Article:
Hemp can store CO2 as efficiently as wood in raw materials for the construction industry, and should meet EU certification criteria for carbon credits, a new report from Germany suggests.
The report found that carbon removal through hemp is in a range similar to that for fast-growing spruce, Douglas fir and birch trees – both on a gross and net basis.
Based on existing scientific literature, the report was compiled by nova-Institute, a research organization based in Hürth.
“For hemp, the amount of carbon stored in the raw materials which can potentially be used in the construction and insulation industry is found between 9.5 and 11.4 t CO2eq/ha (gross), with the main sensitivity being the straw yield per hectare,” the report notes. “Higher straw yields result in more stored carbon per hectare, whereas the opposite holds for lower yields.”
Gross refers to total carbon captured by hemp in the field. Net figures for hemp subtract any greenhouse gases generated from planting, harvesting, decortication and transporting hurd, fiber and dust, while for wood it takes into account emissions resulting from debarking and transport to the next processing facility.
According to the paper, net carbon removal rates range from 5.5 to 11 tons per hectare for both hemp and wood.
The European Commission’s Directorate-General for Agriculture and Rural Development (DG AGRI) is aware of the potential environmental benefits of hemp, which is “an interesting option” under the EU’s proposed carbon removal certificate framework, according to the report. That framework recognizes carbon benefits derived from nature-based solutions, such as restoring forests, soils, and innovative farming practices; long-lasting products and materials; and technology such as bioenergy with carbon capture and storage, or direct air carbon capture and storage.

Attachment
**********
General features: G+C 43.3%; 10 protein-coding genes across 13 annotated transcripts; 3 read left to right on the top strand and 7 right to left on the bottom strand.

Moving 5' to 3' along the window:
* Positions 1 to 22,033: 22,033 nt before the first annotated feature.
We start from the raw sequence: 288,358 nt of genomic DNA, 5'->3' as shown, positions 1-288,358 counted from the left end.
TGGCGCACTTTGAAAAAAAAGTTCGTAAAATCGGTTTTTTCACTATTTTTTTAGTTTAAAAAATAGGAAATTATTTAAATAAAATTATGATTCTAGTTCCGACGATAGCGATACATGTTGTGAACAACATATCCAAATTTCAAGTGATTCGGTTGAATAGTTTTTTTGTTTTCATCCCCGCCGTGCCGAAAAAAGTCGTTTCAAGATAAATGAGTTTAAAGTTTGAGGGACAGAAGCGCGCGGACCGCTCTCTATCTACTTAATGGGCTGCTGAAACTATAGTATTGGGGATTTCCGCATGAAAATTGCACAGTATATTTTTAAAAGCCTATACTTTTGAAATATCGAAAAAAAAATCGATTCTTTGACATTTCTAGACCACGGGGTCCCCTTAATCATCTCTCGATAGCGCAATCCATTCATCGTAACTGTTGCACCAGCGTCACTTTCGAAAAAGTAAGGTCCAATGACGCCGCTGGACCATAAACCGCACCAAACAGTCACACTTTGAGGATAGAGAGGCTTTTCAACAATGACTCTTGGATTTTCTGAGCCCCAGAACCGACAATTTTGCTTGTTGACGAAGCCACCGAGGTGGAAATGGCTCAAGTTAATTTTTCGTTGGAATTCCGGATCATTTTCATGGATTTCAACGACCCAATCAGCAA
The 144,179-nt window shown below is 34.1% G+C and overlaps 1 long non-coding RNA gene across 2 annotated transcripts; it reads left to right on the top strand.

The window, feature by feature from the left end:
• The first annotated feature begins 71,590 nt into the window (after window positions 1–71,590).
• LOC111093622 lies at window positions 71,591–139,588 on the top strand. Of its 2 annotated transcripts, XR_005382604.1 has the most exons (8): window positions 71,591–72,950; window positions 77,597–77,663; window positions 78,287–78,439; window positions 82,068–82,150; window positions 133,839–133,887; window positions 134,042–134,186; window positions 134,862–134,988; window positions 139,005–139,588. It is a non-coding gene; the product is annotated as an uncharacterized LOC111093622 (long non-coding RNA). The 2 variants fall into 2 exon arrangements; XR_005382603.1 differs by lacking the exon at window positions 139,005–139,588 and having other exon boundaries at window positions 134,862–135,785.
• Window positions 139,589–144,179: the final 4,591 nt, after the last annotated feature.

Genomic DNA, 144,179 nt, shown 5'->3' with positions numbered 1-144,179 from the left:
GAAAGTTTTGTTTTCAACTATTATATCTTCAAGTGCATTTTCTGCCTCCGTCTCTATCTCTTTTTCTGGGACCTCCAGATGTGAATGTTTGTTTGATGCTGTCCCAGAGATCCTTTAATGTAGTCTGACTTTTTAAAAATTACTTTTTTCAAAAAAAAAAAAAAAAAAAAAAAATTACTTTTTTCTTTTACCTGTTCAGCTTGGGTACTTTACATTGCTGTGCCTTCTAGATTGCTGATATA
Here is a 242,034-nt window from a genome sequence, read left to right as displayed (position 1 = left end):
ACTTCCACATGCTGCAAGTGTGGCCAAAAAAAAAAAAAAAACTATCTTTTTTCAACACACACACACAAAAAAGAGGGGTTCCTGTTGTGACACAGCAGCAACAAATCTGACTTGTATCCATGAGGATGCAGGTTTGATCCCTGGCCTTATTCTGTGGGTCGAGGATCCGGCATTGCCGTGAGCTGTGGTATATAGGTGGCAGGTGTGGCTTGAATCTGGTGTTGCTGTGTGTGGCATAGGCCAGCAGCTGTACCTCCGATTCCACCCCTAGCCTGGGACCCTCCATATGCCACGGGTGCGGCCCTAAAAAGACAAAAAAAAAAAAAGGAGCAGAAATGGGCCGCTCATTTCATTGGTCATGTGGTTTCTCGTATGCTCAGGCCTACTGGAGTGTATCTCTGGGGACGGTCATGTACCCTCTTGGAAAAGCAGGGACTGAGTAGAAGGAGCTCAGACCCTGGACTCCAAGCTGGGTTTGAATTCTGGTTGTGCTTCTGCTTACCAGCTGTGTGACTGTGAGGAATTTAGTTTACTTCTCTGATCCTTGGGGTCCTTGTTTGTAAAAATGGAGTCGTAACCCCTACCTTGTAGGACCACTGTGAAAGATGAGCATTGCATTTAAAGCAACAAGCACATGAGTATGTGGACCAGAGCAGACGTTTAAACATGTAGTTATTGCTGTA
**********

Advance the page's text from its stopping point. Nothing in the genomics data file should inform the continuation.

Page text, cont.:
“The aim of the EU carbon removal certification framework is to scale up carbon removal activities and fight greenwashing by empowering business to show their action in this field,” according to the nova-Institute report. “The proposal sets out a voluntary EU-wide framework to certify carbon removals generated in Europe. It sets out criteria to define high-quality carbon removals and the process to monitor, report and verify the authenticity of these removals. To receive certification, the carbon removals will need to be correctly quantified, deliver additional climate benefits, strive to store carbon for a long time, prevent carbon leaks, and contribute to sustainability.”
EU plan and goals
The circular economy action plan of the EU aims to cut the carbon footprint of buildings through “circular renovation” initiatives that promote green infrastructure and the use of organic building materials that can store carbon.
A total of 939 million tons of greenhouse gas were emitted by European states in the fourth quarter of 2022, a 4% decrease compared to Q4 2021, when 978 million tons were released, according to Eurostat. The construction industry contributes an estimated 5 to 12% of member state CO2 emissions.
The EU has a goal of reaching climate neutrality by 2050.